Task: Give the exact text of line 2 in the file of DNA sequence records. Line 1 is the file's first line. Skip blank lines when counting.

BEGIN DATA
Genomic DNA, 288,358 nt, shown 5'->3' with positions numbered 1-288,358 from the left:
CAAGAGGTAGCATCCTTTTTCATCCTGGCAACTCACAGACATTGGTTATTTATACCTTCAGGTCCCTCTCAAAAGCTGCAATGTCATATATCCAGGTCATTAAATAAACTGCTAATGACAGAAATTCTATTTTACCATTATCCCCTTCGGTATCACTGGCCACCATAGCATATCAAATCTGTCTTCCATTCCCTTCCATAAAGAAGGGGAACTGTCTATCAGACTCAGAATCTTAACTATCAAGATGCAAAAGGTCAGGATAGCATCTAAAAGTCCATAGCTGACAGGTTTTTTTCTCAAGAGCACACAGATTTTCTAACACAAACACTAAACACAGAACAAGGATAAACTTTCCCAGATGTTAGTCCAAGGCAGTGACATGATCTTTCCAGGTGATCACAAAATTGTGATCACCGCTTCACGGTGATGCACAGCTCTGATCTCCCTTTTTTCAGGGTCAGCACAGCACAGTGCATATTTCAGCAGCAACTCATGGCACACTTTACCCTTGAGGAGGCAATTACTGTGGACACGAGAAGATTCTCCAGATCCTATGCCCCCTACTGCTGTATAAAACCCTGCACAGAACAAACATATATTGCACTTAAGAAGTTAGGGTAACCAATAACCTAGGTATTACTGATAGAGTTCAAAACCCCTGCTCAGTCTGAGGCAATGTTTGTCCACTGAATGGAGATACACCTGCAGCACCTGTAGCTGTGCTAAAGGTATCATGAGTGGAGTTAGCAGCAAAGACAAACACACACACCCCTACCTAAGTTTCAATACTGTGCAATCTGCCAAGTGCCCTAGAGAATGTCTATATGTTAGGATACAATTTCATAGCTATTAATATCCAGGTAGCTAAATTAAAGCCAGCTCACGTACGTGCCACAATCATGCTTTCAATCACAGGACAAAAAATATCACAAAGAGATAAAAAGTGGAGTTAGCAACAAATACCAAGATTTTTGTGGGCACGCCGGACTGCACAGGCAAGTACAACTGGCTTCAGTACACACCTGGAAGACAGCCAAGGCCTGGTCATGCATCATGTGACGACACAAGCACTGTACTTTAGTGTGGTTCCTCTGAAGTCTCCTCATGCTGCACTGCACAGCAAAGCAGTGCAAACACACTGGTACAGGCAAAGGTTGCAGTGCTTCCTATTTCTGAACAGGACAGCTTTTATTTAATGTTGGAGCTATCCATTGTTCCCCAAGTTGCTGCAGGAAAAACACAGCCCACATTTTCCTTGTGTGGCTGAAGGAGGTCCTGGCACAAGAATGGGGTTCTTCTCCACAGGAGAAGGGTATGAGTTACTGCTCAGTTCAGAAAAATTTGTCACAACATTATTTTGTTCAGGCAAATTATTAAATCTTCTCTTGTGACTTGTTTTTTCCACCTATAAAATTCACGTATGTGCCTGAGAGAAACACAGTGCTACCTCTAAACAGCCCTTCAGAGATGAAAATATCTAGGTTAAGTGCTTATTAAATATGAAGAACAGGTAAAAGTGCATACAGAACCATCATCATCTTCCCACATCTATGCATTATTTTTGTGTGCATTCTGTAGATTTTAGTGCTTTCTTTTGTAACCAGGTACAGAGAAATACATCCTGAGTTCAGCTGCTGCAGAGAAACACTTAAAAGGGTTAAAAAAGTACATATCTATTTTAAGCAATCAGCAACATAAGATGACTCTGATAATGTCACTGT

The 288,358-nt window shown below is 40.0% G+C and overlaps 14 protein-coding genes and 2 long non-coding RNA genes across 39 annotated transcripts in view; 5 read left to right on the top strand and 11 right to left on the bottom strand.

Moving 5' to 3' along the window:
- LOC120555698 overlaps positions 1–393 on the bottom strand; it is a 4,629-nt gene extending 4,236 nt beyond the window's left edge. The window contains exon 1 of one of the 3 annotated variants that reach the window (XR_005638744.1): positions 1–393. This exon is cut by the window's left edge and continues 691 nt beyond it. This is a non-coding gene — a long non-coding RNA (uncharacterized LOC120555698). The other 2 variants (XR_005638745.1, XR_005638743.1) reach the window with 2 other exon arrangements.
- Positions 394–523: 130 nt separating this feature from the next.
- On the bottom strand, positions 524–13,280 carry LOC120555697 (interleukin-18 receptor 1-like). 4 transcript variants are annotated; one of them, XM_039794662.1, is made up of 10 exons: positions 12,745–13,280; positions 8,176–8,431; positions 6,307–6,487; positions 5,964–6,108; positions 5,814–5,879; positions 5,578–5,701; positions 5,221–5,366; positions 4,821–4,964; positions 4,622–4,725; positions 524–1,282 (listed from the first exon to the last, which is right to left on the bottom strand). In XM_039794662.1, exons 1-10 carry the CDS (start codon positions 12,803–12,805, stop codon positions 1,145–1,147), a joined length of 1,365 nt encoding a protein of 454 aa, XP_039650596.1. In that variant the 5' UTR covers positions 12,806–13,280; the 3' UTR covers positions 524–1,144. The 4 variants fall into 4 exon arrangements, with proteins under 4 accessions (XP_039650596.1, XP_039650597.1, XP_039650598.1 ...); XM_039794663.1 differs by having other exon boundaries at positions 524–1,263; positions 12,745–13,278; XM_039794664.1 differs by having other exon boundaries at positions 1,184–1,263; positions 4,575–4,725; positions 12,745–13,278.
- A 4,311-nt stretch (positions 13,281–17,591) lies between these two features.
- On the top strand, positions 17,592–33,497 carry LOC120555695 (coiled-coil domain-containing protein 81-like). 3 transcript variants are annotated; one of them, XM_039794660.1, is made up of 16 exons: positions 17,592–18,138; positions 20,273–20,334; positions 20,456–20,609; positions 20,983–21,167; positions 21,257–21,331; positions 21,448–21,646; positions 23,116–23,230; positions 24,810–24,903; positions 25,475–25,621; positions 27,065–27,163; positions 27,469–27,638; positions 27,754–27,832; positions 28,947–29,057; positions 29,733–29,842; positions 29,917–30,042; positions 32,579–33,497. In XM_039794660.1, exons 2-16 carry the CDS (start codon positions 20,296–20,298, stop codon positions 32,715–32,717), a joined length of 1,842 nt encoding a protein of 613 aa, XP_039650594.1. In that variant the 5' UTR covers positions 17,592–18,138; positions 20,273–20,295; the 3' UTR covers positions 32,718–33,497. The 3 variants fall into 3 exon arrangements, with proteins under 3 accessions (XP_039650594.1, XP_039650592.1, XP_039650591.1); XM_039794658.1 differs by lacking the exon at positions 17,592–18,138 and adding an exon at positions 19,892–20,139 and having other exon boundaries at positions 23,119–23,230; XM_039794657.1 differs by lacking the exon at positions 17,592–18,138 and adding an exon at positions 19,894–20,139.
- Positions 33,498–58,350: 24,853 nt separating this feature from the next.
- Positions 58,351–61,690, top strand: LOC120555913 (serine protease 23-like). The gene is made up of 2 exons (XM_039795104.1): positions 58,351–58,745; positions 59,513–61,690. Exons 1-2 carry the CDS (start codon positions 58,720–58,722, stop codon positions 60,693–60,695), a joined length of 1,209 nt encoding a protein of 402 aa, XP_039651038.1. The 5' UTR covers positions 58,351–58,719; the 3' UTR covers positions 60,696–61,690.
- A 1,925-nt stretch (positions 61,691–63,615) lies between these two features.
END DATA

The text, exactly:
CAAGAGGTAGCATCCTTTTTCATCCTGGCAACTCACAGACATTGGTTATTTATACCTTCAGGTCCCTCTCAAAAGCTGCAATGTCATATATCCAGGTCATTAAATAAACTGCTAATGACAGAAATTCTATTTTACCATTATCCCCTTCGGTATCACTGGCCACCATAGCATATCAAATCTGTCTTCCATTCCCTTCCATAAAGAAGGGGAACTGTCTATCAGACTCAGAATCTTAACTATCAAGATGCAAAAGGTCAGGATAGCATCTAAAAGTCCATAGCTGACAGGTTTTTTTCTCAAGAGCACACAGATTTTCTAACACAAACACTAAACACAGAACAAGGATAAACTTTCCCAGATGTTAGTCCAAGGCAGTGACATGATCTTTCCAGGTGATCACAAAATTGTGATCACCGCTTCACGGTGATGCACAGCTCTGATCTCCCTTTTTTCAGGGTCAGCACAGCACAGTGCATATTTCAGCAGCAACTCATGGCACACTTTACCCTTGAGGAGGCAATTACTGTGGACACGAGAAGATTCTCCAGATCCTATGCCCCCTACTGCTGTATAAAACCCTGCACAGAACAAACATATATTGCACTTAAGAAGTTAGGGTAACCAATAACCTAGGTATTACTGATAGAGTTCAAAACCCCTGCTCAGTCTGAGGCAATGTTTGTCCACTGAATGGAGATACACCTGCAGCACCTGTAGCTGTGCTAAAGGTATCATGAGTGGAGTTAGCAGCAAAGACAAACACACACACCCCTACCTAAGTTTCAATACTGTGCAATCTGCCAAGTGCCCTAGAGAATGTCTATATGTTAGGATACAATTTCATAGCTATTAATATCCAGGTAGCTAAATTAAAGCCAGCTCACGTACGTGCCACAATCATGCTTTCAATCACAGGACAAAAAATATCACAAAGAGATAAAAAGTGGAGTTAGCAACAAATACCAAGATTTTTGTGGGCACGCCGGACTGCACAGGCAAGTACAACTGGCTTCAGTACACACCTGGAAGACAGCCAAGGCCTGGTCATGCATCATGTGACGACACAAGCACTGTACTTTAGTGTGGTTCCTCTGAAGTCTCCTCATGCTGCACTGCACAGCAAAGCAGTGCAAACACACTGGTACAGGCAAAGGTTGCAGTGCTTCCTATTTCTGAACAGGACAGCTTTTATTTAATGTTGGAGCTATCCATTGTTCCCCAAGTTGCTGCAGGAAAAACACAGCCCACATTTTCCTTGTGTGGCTGAAGGAGGTCCTGGCACAAGAATGGGGTTCTTCTCCACAGGAGAAGGGTATGAGTTACTGCTCAGTTCAGAAAAATTTGTCACAACATTATTTTGTTCAGGCAAATTATTAAATCTTCTCTTGTGACTTGTTTTTTCCACCTATAAAATTCACGTATGTGCCTGAGAGAAACACAGTGCTACCTCTAAACAGCCCTTCAGAGATGAAAATATCTAGGTTAAGTGCTTATTAAATATGAAGAACAGGTAAAAGTGCATACAGAACCATCATCATCTTCCCACATCTATGCATTATTTTTGTGTGCATTCTGTAGATTTTAGTGCTTTCTTTTGTAACCAGGTACAGAGAAATACATCCTGAGTTCAGCTGCTGCAGAGAAACACTTAAAAGGGTTAAAAAAGTACATATCTATTTTAAGCAATCAGCAACATAAGATGACTCTGATAATGTCACTGT